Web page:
For several years I used a traditional cherry / olive pitter that does one cherry at a time. This worked well, until its spring broke, but tended to spatter the kitchen with cherry juice. I now have a multi pitter from Lakeland. I can no longer find it on their web site, but it appears to be functionally identical to this "Lurch" branded one from Amazon. This does seven cherries at a time, and catches the juice, but is designed for large cherries. The thick prongs rip my small cherries apart, and the smallest cherries can get pushed through the supporting holes. Maybe I should try this "Vantiya" model instead.
Tuesday, 15 November 2016
I decided to replace it with a better quality "globe" valve to give finer control, and to move the valve to the driver's end of the engine. I also wanted to add a displacement lubricator to ensure the cylinder is always well oiled.
As Wilesco is a German company their models use metric threads throughout, whereas British steam models still use imperial sizes. I prefer to work in metric so bought all the metric fittings I needed from a German supplier Modellbau-Niggel. I was at least able to buy metric pipe from a British supplier, Macc Models.
Connecting the steam valve to the boiler
Rather than run a pipe from the original steam valve position to the driver's end of the engine I decided to move the whistle to the original valve position and connect the new valve to where the whistle had been. This would require quite a complicated bit of pipe bending with three 90° bends in close proximity.
I made a simple pipe bending jig out of washers, nuts and a bolt. Cutting away the side of one of the washers allows bends to be made in close proximity, as well as making it easier to remove the bent pipe from the jig.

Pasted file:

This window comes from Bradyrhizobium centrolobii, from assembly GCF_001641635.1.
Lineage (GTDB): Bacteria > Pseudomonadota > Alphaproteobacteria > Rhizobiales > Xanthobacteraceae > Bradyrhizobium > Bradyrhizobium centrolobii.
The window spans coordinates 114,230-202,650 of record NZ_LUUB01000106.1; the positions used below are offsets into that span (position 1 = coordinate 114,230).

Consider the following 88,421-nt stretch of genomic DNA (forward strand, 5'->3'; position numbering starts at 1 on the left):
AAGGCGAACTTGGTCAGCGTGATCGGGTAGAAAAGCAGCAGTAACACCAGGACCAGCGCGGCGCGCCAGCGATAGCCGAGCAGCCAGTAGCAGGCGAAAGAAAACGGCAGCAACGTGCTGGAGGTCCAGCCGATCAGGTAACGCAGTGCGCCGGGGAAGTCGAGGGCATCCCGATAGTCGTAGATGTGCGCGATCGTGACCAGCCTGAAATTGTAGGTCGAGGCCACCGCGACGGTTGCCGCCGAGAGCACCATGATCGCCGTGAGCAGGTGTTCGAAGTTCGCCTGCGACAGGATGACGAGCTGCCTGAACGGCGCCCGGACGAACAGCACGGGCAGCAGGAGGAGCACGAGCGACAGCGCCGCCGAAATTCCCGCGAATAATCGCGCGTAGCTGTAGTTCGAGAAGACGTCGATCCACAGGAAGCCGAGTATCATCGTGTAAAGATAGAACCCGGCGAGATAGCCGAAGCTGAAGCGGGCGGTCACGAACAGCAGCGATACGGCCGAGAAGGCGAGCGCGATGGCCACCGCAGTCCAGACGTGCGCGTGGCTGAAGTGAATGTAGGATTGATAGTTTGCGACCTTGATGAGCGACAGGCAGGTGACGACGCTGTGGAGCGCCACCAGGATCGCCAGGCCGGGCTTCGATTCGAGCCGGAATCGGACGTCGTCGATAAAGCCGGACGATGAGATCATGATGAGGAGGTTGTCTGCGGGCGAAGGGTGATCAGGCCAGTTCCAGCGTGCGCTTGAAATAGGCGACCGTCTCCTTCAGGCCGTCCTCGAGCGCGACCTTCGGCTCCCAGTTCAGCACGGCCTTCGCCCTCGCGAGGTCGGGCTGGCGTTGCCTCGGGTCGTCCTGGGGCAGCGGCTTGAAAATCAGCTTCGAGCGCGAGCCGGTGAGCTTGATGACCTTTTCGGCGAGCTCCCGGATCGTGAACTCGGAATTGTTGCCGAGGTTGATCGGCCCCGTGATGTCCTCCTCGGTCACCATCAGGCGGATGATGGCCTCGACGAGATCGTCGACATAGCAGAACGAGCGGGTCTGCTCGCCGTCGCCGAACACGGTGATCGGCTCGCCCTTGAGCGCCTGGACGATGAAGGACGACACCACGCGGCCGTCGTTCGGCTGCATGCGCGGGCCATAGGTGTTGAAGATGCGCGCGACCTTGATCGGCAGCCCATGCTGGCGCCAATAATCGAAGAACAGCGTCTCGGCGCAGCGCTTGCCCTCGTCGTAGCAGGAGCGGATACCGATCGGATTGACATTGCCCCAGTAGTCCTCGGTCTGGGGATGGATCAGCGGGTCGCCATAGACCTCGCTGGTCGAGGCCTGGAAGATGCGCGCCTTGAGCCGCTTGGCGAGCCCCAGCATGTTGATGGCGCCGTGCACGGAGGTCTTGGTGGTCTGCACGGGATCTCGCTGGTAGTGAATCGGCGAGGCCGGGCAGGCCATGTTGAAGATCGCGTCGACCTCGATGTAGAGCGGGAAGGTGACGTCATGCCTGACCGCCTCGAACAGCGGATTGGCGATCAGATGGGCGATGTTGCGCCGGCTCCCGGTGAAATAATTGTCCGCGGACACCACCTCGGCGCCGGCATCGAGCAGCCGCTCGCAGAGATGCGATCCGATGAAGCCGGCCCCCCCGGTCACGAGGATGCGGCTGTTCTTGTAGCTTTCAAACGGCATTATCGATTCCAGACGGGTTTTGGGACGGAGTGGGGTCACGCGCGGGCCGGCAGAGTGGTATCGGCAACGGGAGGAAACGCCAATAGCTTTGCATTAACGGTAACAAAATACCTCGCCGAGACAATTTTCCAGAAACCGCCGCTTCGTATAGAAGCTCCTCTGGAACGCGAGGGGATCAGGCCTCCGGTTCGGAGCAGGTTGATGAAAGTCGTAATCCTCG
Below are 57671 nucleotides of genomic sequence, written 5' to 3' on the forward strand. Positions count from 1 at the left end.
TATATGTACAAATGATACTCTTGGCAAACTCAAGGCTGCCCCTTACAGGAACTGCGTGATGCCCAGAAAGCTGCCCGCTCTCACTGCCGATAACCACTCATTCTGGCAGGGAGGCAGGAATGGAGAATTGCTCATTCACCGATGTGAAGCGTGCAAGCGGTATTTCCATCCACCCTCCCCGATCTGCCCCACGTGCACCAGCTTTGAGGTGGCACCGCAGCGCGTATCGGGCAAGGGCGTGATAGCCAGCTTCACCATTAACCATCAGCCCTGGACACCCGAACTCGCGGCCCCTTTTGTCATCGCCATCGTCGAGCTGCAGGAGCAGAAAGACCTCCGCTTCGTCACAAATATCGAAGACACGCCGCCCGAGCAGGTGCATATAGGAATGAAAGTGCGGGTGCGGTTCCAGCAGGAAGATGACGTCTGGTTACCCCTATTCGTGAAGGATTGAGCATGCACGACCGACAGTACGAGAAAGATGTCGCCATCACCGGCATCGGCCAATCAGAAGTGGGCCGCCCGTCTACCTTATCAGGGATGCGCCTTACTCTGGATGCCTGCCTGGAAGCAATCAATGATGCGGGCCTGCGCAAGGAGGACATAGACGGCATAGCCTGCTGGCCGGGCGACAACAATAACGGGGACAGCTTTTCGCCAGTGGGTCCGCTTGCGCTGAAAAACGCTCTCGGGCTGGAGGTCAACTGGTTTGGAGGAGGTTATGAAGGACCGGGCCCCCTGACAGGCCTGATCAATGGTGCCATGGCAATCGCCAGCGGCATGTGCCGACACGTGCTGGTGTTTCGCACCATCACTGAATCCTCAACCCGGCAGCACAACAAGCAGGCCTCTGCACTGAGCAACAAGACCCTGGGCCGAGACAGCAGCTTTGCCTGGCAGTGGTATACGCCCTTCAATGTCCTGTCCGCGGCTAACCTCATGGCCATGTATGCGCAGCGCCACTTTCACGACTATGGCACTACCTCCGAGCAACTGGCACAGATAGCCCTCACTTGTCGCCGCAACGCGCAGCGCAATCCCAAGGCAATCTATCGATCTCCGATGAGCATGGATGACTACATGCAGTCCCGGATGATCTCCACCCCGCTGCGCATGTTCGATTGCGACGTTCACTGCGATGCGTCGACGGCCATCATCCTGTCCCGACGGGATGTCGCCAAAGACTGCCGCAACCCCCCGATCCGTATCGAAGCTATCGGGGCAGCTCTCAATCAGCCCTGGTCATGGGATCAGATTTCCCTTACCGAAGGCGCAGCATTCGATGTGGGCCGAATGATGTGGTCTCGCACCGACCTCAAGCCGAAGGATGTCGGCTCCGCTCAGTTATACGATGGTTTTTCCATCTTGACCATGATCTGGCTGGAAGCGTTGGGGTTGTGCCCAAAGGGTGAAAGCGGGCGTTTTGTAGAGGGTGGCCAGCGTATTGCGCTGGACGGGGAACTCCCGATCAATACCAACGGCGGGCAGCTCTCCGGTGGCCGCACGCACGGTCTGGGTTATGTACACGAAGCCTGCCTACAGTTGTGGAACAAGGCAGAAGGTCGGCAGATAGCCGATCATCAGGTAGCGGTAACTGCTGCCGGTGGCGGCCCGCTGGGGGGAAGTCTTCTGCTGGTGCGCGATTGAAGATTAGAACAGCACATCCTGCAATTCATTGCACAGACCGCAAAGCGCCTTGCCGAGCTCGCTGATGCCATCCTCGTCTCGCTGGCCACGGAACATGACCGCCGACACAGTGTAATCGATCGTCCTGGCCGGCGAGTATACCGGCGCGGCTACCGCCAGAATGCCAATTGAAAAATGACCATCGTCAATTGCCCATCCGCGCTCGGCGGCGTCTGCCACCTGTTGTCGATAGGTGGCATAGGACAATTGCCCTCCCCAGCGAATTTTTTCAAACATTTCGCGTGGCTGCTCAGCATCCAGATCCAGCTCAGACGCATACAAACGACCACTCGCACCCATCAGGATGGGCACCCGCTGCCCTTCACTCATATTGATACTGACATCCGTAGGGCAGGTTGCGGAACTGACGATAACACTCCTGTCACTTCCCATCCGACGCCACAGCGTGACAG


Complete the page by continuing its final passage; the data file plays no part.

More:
After bending the pipe and cutting it to length I soldered pipe nipples (or cones) to each end. As you can see, I used a bit too much solder on one of them.
The completed globe valve connection.
If you've browsed the Modellbau-Niggel web site you may have noticed that they don't sell a globe valve (or oiler) with 3mm pipe connections. I used their part number 310 425 which has an M6x0.75 threaded inlet and a 4mm pipe nipple outlet. I shortened the threaded inlet and then used a centre drill to make a seat for a 3mm pipe cone. I used a sleeve of 4mm brass tube to solder the outlet nipple to 3mm pipe.
Connecting the lubricator to the steam chest
The traction engine's "steam chest" uses a flared pipe connection with an M6x0.75 nut (or screw, as it has male threads) to clamp the flared pipe to a sealing washer. The pipe is about 3.7mm diameter, so I couldn't simply reuse the nut with my 3mm pipe.
Instead I used part number 706 675 which is a good fit on 3mm pipe. I cut off one side and shortened the other, then filed off the thread at the very end so it fits the steam chest. Then I flared the end of some 3mm pipe.
After bending the pipe and soldering a 3mm nipple to the other end the oiler was fitted to the traction engine.
As with the steam valve, the oiler I used (part number 400 104) has M6x0.75 threaded connections on which I used a centre drill to make seats for 3mm pipe nipples.
The final connection
The last bit of pipework is much simpler, apart from sleeving one end to fit the 4mm outlet of the steam valve.
Initial tests show everything is working as it should, and the new steam valve is a considerable improvement. I've yet to determine the optimum setting for the oiler's needle valve, so am erring on the generous side for now, giving it one whole turn from fully closed.